The 18” Sick Hats get my vote for the best-named cymbals in the batch. These hi hats truly are sick (in the teen hip hop enthusiast sense of the word), and are an AA series set of cymbals that are completely raw.sickhats.jpgThat raw finish is matte on both cymbals and the finish is the same on both sides of the cymbals. 
These are a very heavy set of Hats with one of the cymbals being solid, and the other having 28 silver dollar-sized (or slightly larger) holes distributed equally around two rows of the entire cymbal. (Note: The edges of these holes were quite sharp on the set I had - don’t cut yourself!)

These were displayed and played at Summer NAMM 2013 with the cymbals that had the holes in it as the top cymbal, although I suspect you could play them either way.

While these are probably not a practical “everyday” use set of hi hats, they were killer “sick” effect hats (think very Bozzio-esque). They were one of my favorite cymbals of the lot, and made me long for an aux hi hat added to my mix!  9 STARS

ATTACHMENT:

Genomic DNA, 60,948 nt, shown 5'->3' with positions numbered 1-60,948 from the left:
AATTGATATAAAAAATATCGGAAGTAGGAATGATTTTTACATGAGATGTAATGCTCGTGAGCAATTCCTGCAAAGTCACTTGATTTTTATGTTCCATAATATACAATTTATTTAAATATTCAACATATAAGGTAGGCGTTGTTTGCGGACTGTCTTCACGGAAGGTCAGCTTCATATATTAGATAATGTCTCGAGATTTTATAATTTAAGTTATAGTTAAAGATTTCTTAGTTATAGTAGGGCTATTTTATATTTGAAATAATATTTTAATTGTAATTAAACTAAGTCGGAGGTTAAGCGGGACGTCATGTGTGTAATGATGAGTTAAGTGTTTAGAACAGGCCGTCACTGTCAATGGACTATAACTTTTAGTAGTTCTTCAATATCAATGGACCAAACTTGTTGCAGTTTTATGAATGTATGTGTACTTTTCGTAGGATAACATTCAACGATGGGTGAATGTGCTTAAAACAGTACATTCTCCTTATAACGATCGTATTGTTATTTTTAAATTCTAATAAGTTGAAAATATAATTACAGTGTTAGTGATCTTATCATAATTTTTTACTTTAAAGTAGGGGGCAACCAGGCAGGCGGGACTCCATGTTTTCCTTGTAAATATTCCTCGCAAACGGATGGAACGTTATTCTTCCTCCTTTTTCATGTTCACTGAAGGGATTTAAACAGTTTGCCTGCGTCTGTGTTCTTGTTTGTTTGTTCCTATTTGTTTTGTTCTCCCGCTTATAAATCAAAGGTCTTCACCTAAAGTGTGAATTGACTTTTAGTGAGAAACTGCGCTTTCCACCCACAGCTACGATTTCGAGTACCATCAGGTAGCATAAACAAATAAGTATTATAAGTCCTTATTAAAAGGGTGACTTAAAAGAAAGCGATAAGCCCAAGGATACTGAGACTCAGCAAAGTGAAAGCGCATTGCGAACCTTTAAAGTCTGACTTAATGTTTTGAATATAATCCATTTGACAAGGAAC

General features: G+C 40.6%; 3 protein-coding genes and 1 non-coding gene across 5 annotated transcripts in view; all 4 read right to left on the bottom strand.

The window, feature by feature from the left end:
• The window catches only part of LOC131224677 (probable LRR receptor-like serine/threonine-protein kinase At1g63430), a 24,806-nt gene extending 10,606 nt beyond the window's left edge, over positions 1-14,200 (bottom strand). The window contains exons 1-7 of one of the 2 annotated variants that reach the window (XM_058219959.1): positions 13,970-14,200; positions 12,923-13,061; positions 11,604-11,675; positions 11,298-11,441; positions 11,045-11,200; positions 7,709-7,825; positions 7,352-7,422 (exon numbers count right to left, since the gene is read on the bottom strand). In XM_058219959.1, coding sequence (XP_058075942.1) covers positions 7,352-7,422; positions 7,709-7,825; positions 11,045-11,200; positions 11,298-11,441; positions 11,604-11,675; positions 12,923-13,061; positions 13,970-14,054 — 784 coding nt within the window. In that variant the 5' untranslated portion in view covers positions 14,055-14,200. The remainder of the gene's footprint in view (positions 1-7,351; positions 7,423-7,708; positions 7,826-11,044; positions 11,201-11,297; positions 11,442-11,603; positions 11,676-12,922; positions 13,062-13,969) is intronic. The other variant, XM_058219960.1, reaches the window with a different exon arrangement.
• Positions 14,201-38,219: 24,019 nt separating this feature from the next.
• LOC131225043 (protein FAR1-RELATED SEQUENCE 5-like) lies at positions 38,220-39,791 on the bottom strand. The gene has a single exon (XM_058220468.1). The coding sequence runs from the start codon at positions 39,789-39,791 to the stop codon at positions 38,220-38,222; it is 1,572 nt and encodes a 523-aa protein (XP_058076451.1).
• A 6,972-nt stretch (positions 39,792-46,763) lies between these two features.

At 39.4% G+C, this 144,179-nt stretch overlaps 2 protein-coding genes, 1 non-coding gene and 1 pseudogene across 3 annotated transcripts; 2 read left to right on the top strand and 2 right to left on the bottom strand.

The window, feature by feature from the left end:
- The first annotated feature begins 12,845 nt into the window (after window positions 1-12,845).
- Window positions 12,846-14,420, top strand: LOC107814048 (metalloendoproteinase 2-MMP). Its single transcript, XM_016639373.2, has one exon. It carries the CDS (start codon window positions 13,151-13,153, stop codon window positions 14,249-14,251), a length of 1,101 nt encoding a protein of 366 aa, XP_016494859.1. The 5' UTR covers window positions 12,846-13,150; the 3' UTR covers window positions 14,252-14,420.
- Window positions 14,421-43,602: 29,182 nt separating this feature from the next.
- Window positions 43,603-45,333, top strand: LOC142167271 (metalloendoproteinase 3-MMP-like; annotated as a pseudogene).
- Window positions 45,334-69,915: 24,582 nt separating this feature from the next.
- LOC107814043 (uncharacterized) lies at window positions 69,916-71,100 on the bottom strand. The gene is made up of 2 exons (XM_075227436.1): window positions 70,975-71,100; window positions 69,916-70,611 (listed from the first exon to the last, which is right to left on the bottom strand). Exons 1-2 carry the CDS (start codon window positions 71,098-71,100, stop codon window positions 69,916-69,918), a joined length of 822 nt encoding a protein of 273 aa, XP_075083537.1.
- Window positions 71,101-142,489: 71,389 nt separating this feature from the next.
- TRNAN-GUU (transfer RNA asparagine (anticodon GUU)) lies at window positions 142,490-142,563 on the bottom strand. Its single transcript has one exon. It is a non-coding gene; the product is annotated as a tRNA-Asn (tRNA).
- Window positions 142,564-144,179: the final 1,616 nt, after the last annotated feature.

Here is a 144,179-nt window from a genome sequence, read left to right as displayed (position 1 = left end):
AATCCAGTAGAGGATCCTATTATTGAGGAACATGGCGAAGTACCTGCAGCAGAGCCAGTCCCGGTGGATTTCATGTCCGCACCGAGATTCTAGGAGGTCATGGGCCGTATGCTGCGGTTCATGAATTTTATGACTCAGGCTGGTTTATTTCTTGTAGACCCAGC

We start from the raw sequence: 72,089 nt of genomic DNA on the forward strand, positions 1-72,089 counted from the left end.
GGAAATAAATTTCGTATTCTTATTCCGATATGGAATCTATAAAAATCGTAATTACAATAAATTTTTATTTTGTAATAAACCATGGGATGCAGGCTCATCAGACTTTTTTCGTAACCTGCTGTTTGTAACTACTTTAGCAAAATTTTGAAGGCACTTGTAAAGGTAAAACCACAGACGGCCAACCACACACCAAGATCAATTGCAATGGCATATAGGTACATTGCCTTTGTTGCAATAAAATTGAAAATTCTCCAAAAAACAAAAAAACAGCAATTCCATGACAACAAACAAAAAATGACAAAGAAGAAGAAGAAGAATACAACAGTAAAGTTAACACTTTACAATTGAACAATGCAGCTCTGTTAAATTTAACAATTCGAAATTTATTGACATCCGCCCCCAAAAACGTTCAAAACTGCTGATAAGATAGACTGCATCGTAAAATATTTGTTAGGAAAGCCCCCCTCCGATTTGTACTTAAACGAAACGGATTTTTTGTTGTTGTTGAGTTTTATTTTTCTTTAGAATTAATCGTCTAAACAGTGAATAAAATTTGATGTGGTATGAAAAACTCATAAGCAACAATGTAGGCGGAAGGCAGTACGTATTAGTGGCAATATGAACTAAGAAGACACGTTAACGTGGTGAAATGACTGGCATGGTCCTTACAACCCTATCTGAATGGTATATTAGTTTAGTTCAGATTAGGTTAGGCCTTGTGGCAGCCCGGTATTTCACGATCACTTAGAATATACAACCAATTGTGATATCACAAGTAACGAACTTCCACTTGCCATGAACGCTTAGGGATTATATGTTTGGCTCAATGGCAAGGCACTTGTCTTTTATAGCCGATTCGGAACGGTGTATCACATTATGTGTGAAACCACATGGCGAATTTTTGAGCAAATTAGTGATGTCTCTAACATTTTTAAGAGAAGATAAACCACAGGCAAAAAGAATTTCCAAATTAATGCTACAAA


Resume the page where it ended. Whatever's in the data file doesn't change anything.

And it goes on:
Sound BIte: https://soundcloud.com/sabiancymbals/cymbalvote-sickhats 



This is the best-looking cymbal of the vote - in my opinion, it's beautiful. And again, the name is appropriate.smokyride.jpgThis ride falls in the HHX Series and features a very highly configured lathing where one turn is left raw, and the next is cut. It has a tiger stripe appearance and then has large hammering over the entire lathe job. The bell is relatively small at 4.5” and the cymbal creates a nice ‘dance’ at the outer edge where it's turned to a thinner thickness. Overall, however, this is a fairly heavy cymbal.